The article makes a somewhat out of context statement here. The construction of any high speed infrastructure is expensive, regardless of technology. Reduction in construction costs for Maglev over the last decades, compared to ever increasing costs for conventional high speed rail, makes Maglev more and more interesting. See http://namti.org/?page_id-275 for an American comparison. However it should be noted that in order to take ultimate advantage of maglev’s higher speed, the necessity of further minimizing curves can lead to substantial costs-tunnels, etc.
In some cases Maglev can already be competitive. For instance, the Dutch Ministery of Transport estimated in 2008 for the (now canned) 44km OV-SAAL project in the Amsterdam area:
- conventional rail costs (RER) to be 5.8 billion euro;
- and for Maglev 4.5 billion, despite being longer and unable to re-use any existing track in/near stations (!).
Reference (Dutch language only) “20082555 Eindrapport OV SAAL maart 2008_tcm195-215948.pdf”, Page 9
Note that the infrastructure component of both solutions makes up for roughly 3 billion.
ET3 costs would be low
The article suggests that ET3 construction costs would be low because the vehicles are light. I’m worried that the advantages might not pay out significantly, because:
- infrastructure ROW is a major part of the costs as with any project
- high speeds require stiff and precise construction, driving up the costs as with other high speed maglevs
- so far, superspeed maglevs only function when the propulsion is in the track. So little cost reduction there unless there will be a radical change in propulsion.
But I’m not too familiair with ET3. Perhaps Daryl Oster can make some comments on this.
There needs to be a technology that combines both magnetic propulsion principles
The article author failed to notice that there already is a magnetic propulsion technology that functions at both high and low speeds. Both superspeed Maglevs, Transrapid and JR Maglev, have their motor in the track instead of in the vehicle.
frame “Flying on rails” – seperate propulsion magnets
This part of the article gets some details on the Transrapid wrong. There are no seperate “propulsion magnets”; the electromagnets in the track make up the engine. Transrapid uses further electromagnets to hover and align the vehicle on the track. It works from standstill to max speed. There is no motor in the vehicle.
The Dutch newspaper “Volkskrant” of February 24, 2012 contained a submitted article by ir. Eric Winter on public transport in the Netherlands. He compares the current public transport system to a road network without highways. Imagine that all current traffic had to flow through local and provincial roads only; it would take many hours to traverse the country.
Yet that is exactly the state of the public transport, according to him. All stop, fast, intercity and freight trains travel through and from city to city on the same track, causing much time lost in mutual waiting. He therefore proposes a kind of express network for the public transport, enabling true high-speed transport between different regions of the Netherlands. The benefits would be much like how the highways greatly improve nationwide road travel.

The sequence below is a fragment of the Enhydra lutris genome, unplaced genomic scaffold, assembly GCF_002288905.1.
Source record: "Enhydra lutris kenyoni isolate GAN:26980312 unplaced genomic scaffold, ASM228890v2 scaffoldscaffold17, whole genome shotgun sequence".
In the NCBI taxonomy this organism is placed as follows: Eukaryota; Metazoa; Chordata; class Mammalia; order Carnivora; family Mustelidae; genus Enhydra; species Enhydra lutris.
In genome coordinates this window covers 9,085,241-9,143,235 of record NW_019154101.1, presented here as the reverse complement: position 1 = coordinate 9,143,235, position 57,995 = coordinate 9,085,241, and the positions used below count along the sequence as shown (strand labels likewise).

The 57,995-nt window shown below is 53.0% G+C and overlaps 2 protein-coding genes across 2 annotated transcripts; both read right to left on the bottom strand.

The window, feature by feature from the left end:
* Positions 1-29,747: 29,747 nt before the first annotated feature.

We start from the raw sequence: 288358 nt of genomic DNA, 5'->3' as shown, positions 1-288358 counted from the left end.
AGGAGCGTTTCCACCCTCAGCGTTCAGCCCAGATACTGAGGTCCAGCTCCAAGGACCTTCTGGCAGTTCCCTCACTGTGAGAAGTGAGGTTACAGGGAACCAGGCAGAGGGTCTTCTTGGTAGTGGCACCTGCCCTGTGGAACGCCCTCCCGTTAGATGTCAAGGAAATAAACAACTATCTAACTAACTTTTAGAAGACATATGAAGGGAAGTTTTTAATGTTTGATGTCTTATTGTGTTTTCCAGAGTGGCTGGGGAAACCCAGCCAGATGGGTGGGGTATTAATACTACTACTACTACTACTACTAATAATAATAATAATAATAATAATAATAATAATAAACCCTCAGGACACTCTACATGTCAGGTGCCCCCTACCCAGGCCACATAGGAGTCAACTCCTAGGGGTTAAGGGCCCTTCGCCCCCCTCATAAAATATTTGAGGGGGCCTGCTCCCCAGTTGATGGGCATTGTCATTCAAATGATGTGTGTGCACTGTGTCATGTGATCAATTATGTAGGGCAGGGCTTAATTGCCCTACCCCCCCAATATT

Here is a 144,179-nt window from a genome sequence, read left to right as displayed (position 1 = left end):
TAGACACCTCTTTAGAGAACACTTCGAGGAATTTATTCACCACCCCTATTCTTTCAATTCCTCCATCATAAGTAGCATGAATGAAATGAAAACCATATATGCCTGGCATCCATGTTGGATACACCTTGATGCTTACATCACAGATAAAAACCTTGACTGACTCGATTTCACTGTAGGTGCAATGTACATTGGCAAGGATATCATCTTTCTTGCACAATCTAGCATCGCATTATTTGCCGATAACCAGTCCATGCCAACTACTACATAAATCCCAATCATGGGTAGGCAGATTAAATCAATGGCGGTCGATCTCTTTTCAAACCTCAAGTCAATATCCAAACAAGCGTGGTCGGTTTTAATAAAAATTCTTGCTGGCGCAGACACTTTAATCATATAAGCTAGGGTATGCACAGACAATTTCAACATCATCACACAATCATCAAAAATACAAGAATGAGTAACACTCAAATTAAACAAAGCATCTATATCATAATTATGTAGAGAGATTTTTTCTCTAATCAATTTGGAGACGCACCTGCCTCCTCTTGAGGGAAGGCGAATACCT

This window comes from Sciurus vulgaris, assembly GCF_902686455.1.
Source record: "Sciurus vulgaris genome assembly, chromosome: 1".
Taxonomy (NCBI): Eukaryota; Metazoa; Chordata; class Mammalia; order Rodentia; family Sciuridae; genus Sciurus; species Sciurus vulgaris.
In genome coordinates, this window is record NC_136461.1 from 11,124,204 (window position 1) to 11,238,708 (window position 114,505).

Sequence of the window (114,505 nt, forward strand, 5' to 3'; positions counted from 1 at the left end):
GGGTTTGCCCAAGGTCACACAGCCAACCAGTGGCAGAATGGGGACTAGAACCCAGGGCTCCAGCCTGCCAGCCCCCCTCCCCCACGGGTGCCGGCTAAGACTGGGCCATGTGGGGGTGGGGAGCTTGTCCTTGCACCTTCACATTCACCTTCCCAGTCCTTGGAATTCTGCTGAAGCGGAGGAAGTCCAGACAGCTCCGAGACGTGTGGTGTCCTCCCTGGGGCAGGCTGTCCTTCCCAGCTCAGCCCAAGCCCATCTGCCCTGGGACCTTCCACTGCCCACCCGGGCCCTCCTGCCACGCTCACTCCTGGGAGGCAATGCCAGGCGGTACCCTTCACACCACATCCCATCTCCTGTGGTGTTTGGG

For the Dutch situation, he sees Maglev as an ideal means of transport. It is very fast and can still stop on our intercity distances. The technique has become affordable and he proposes to build a little each year to be ready before the Olympic games of 2028. Once completed, this high-speed metro network would speed up travel times for any one travelling throughout the Netherlands, including car owners. As per one of his examples, a door-to-door trip from the city Groningen in the north to Eindhoven in the south would take 1 hour and 20 minutes as opposed to the current well over 3 and 4-hour trip by car respectively public transport. Finally this would be a real alternative to the car. And also very reliable, no problems with leaves, broken overhead wires or frozen points. With the permission of Eric Winter, we refer here to his brief presentation (Dutch language only), taken from his website.
The Foundation for Freedom of Mobility welcomes initiatives such as Eric Winter wholeheartedly. It doesn’t matter if his ideas differ slightly from ours on details. We all pursue the same goal, and hey, the public even gets to choose from more ideas :-). It’s nice to see that other people are seriously thinking about solutions for the Dutch transport problem too.
Now we, all residents of the Netherlands, should convince the government that we really want better transport. That something akin to the “Deltaplan” waterworks is required for the public transport instead of piecemeal, low profile patches that don’t solve anything on the long run. Sign the petition at www.pro-maglev.net. For we are voters, and that is what the current politicians listen to.